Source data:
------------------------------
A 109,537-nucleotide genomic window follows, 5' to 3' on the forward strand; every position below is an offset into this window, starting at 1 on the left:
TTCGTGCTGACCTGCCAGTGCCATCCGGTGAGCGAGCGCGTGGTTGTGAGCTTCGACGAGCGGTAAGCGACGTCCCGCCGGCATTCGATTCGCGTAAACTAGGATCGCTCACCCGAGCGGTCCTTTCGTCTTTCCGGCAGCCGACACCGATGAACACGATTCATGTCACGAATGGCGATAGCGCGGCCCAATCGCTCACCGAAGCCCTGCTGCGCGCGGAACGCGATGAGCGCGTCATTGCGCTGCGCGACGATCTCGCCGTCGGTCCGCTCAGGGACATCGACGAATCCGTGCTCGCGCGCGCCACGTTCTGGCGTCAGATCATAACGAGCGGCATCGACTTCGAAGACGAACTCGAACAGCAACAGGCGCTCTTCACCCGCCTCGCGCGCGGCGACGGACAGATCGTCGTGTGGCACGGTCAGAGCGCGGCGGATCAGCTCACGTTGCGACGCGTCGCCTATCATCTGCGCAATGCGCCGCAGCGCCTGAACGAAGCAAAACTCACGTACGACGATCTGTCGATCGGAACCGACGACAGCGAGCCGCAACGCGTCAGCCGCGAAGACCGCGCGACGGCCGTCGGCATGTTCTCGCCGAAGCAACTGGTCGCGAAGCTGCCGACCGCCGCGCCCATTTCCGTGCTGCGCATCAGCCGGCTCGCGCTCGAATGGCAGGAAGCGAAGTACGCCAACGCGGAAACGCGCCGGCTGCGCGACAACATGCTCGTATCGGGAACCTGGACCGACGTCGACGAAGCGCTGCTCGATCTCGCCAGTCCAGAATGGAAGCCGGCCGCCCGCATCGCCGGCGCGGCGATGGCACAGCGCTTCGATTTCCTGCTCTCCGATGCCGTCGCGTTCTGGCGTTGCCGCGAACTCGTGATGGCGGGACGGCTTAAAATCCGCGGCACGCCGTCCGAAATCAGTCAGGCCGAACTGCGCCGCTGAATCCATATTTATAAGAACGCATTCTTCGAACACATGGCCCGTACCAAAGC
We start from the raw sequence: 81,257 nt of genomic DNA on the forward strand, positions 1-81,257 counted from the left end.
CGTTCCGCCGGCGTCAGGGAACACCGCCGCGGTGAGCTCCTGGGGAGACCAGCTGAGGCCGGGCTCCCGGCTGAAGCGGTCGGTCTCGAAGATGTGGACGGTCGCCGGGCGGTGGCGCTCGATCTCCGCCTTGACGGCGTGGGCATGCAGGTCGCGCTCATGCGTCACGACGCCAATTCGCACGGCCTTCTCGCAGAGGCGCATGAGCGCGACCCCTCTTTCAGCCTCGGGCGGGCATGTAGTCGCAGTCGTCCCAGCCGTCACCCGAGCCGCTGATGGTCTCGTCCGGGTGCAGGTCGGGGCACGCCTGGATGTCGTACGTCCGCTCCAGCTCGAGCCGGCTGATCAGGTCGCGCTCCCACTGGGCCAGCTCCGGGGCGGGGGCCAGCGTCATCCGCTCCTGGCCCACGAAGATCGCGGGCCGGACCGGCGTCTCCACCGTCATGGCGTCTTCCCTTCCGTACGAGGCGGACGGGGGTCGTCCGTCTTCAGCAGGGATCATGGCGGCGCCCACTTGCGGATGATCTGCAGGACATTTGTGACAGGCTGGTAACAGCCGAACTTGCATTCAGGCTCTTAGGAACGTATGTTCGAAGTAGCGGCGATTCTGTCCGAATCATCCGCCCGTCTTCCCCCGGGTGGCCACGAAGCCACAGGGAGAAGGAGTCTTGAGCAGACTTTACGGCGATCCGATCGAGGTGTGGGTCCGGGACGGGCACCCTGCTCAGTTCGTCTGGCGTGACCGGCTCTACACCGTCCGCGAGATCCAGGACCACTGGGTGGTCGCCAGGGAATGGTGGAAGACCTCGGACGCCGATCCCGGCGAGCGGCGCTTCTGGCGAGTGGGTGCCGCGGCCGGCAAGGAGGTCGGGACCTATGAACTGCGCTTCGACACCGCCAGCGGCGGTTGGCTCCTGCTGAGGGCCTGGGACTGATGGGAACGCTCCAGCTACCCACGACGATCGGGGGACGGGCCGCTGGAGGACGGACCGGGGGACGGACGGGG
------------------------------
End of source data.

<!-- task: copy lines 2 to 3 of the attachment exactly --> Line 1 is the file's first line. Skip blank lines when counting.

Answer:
TTCGTGCTGACCTGCCAGTGCCATCCGGTGAGCGAGCGCGTGGTTGTGAGCTTCGACGAGCGGTAAGCGACGTCCCGCCGGCATTCGATTCGCGTAAACTAGGATCGCTCACCCGAGCGGTCCTTTCGTCTTTCCGGCAGCCGACACCGATGAACACGATTCATGTCACGAATGGCGATAGCGCGGCCCAATCGCTCACCGAAGCCCTGCTGCGCGCGGAACGCGATGAGCGCGTCATTGCGCTGCGCGACGATCTCGCCGTCGGTCCGCTCAGGGACATCGACGAATCCGTGCTCGCGCGCGCCACGTTCTGGCGTCAGATCATAACGAGCGGCATCGACTTCGAAGACGAACTCGAACAGCAACAGGCGCTCTTCACCCGCCTCGCGCGCGGCGACGGACAGATCGTCGTGTGGCACGGTCAGAGCGCGGCGGATCAGCTCACGTTGCGACGCGTCGCCTATCATCTGCGCAATGCGCCGCAGCGCCTGAACGAAGCAAAACTCACGTACGACGATCTGTCGATCGGAACCGACGACAGCGAGCCGCAACGCGTCAGCCGCGAAGACCGCGCGACGGCCGTCGGCATGTTCTCGCCGAAGCAACTGGTCGCGAAGCTGCCGACCGCCGCGCCCATTTCCGTGCTGCGCATCAGCCGGCTCGCGCTCGAATGGCAGGAAGCGAAGTACGCCAACGCGGAAACGCGCCGGCTGCGCGACAACATGCTCGTATCGGGAACCTGGACCGACGTCGACGAAGCGCTGCTCGATCTCGCCAGTCCAGAATGGAAGCCGGCCGCCCGCATCGCCGGCGCGGCGATGGCACAGCGCTTCGATTTCCTGCTCTCCGATGCCGTCGCGTTCTGGCGTTGCCGCGAACTCGTGATGGCGGGACGGCTTAAAATCCGCGGCACGCCGTCCGAAATCAGTCAGGCCGAACTGCGCCGCTGAATCCATATTTATAAGAACGCATTCTTCGAACACATGGCCCGTACCAAAGC
We start from the raw sequence: 81,257 nt of genomic DNA on the forward strand, positions 1-81,257 counted from the left end.